What Is a Dynasty Trust?

If you are looking to transfer wealth through multiple generations you might consider using a tool known as a dynasty trust. This is a strategy to transfer wealth from one generation to another without the assets being negatively impacted by GST, estate or gift taxes.

These tax benefits apply so long as the assets stay in the trust and comply with relevant state laws. Furthermore, a dynasty trust offers other benefits making it a popular choice for those doing their estate planning. Primarily, it can protect assets placed inside the trust from divorcing spouses or creditors.

Other strategies available to accomplish similar goals include the use of an irrevocable life insurance trust which then transfers the assets free of the trust upon death. For these more advanced estate planning strategies you’ll want to partner with an experienced and knowledgeable estate planning lawyer.

The support of an attorney can be instrumental in helping you to accomplish your personal goals and assisting you with all aspects of your overall planning. Schedule a consultation today with an estate planning lawyer to learn a bit more about how this applies to you.      

Which States Don’t Charge a State Income Tax?

As you get older and plan ahead for retirement, it’s important to think about all the financial implications of the decisions that you make. For example, where will you live? This is important not just to choose how to be around family or the opportunities available with part time jobs for retirees in the area.

One of the biggest considerations for many people approaching retirement is whether or not the state taxes income at all. There are 9 states that have no income tax. In 2021 they are Wyoming, Washington, Texas, Tennessee, South Dakota, New Hampshire, Nevada, Florida and Alaska. There are also 28 other states around the country that have exemptions or credits to help taxpayers avoid paying taxes on social security at the state level.

They include Alabama, Arizona, Arkansas, California, Delaware, Georgia, Hawaii, Idaho, Illinois, Indiana, Iowa, Kentucky, Louisiana, Maine, Maryland, Massachusetts, Mississippi, Michigan, New Jersey, New York, North Carolina, Ohio, Oklahoma, Oregon, Pennsylvania, South Carolina, Virginia, Wisconsin, and Washington DC. When making a retirement plan don’t forget to include the benefits of working directly with an estate planning lawyer.

What Is the Purpose of a Charitable Trust?

In discussing and researching options for your own estate planning, you may come across multiple options and strategies that can help you accomplish your goals. This can be further cemented by talking with a knowledgeable estate planning lawyer about your next steps, and you might hear the term charitable trust as part of this planning process.

At its most basic level, a charitable trust holds assets inside and distributes them to charities. How the assets will be managed and invest will depend on what you have specified in the trust. You can also use the terms of the trust to determine how it will make donations. Tax advantages are available to those creating a charitable trust but other forms of trust management may be more appropriate for you based on the individual goals you intend to accomplish.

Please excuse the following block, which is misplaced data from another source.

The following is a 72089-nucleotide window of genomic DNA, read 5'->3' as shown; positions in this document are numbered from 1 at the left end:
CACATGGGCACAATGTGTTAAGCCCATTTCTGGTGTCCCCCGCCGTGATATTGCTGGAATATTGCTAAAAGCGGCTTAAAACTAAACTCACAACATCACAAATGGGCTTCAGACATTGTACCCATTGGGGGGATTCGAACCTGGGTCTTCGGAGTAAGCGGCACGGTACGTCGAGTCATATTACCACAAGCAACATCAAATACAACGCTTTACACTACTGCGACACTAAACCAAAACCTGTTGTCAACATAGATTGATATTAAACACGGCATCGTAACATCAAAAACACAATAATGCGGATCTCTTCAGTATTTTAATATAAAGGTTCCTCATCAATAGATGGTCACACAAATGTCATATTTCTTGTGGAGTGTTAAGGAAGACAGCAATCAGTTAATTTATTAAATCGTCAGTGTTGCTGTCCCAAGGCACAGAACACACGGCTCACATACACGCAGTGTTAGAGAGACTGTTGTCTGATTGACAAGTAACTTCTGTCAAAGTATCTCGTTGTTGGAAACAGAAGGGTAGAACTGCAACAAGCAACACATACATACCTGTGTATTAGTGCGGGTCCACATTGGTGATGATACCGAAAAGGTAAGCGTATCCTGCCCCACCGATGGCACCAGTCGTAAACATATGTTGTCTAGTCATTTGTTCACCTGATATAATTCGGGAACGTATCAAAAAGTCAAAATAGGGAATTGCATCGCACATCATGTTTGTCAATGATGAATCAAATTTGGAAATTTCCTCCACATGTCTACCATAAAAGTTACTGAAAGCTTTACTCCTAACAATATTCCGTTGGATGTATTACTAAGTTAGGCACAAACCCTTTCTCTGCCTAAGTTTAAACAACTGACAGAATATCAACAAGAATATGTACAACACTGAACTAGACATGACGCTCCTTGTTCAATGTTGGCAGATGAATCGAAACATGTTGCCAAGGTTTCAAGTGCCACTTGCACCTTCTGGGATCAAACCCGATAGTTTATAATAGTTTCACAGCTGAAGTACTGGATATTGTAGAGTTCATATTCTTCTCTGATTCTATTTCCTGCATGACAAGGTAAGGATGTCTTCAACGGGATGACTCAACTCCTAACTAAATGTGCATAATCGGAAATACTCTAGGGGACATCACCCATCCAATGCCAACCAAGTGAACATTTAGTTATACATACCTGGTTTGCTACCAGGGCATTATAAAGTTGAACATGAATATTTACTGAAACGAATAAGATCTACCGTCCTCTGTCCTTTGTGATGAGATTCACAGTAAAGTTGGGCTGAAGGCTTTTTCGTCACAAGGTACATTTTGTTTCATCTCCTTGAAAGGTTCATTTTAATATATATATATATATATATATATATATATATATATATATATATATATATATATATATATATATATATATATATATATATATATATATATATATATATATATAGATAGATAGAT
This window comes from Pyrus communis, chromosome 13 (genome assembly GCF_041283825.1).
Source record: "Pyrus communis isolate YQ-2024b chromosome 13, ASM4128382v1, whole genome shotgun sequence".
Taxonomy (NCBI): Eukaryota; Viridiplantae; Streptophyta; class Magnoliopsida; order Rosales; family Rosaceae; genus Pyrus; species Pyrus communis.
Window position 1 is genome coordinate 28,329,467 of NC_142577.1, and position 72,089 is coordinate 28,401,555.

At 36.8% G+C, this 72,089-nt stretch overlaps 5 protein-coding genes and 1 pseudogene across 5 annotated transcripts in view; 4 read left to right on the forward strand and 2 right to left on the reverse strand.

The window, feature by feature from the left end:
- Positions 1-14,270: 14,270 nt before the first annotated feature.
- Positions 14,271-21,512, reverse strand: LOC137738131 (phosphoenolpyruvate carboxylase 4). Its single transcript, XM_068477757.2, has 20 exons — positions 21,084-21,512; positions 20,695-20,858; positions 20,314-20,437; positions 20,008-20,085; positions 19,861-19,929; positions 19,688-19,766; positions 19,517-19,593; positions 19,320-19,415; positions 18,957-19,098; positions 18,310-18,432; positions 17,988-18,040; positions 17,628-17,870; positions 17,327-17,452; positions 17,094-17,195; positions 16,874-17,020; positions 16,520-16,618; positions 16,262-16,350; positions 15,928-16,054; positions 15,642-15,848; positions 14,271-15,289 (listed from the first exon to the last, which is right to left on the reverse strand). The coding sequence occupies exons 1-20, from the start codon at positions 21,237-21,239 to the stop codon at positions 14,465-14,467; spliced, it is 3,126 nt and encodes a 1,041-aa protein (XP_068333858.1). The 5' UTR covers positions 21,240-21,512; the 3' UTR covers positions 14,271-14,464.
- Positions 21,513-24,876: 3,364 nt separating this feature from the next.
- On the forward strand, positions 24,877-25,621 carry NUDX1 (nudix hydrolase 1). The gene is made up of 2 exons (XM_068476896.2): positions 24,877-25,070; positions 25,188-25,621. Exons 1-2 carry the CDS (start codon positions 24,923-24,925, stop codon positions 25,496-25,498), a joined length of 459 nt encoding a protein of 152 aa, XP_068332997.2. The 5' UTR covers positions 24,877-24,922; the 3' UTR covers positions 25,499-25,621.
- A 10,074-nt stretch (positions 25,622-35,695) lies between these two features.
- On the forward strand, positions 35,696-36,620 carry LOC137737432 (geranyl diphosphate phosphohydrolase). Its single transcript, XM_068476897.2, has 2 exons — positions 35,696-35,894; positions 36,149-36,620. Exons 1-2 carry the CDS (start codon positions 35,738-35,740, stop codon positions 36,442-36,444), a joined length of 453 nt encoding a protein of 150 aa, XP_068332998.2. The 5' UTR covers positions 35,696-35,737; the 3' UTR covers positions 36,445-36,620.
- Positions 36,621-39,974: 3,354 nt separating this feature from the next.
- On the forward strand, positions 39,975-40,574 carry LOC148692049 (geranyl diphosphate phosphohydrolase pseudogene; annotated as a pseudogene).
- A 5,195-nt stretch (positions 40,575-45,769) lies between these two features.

One of the biggest reasons to use a charitable trust is to establish a long term plan for charitable giving. When you establish a charitable trust for these purposes, you can continue to make gifts over a long period. The trust is completely separate from you when established for charity. Any assets held inside the trust are owned by the trust and the trust requires management and pays taxes just as any other legally recognized entity would. To ensure this is the right fit for your estate planning strategy, schedule a time to speak with a lawyer.


Study Show Few Employees in America Are Confident in Their Retirement

Do you have a solid retirement or estate plan? If not, you could be exposed to unnecessary challenges in the future or put your loved ones in a difficult situation.

Only 24% of US workers reported that they were very confident they’ll be able to retire in the lifestyle they want, according to a new study from the Trans America Center for Retirement Studies.

Demographic segments also have multiple implications for how people feel about retirement. In total, just under 35% of workers who have a household income of over $100,000, for example, are very confident about their future retirement, but that number drops all the way down to 14% for household incomes between $50,000 and $99,999.

Urban workers are more likely than rural and suburban workers to feel confident in their retirement abilities and those with full time positions are more confident that they’ll be able to retire at the age and lifestyle level they want. It becomes extremely important to consult with a knowledgeable estate planning lawyer about your individual goals and how they connect to your retirement strategy.

The support of a lawyer is instrumental in giving you the help to navigate through this process and increase your chances of a comprehensive planning strategy that adopts your retirement and estate planning goals.